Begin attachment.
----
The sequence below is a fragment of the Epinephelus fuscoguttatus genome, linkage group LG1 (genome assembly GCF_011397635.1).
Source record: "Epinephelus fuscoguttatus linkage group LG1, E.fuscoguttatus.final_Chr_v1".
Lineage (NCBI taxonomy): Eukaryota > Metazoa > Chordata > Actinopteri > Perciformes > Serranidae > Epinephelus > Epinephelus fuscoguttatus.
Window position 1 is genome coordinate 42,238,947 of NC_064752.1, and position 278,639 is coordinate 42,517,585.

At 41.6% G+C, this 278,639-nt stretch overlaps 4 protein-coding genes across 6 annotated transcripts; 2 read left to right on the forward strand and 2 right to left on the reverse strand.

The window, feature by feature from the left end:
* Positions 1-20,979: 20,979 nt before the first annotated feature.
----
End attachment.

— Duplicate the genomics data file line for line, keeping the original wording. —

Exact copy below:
The sequence below is a fragment of the Epinephelus fuscoguttatus genome, linkage group LG1 (genome assembly GCF_011397635.1).
Source record: "Epinephelus fuscoguttatus linkage group LG1, E.fuscoguttatus.final_Chr_v1".
Lineage (NCBI taxonomy): Eukaryota > Metazoa > Chordata > Actinopteri > Perciformes > Serranidae > Epinephelus > Epinephelus fuscoguttatus.
Window position 1 is genome coordinate 42,238,947 of NC_064752.1, and position 278,639 is coordinate 42,517,585.

At 41.6% G+C, this 278,639-nt stretch overlaps 4 protein-coding genes across 6 annotated transcripts; 2 read left to right on the forward strand and 2 right to left on the reverse strand.

The window, feature by feature from the left end:
* Positions 1-20,979: 20,979 nt before the first annotated feature.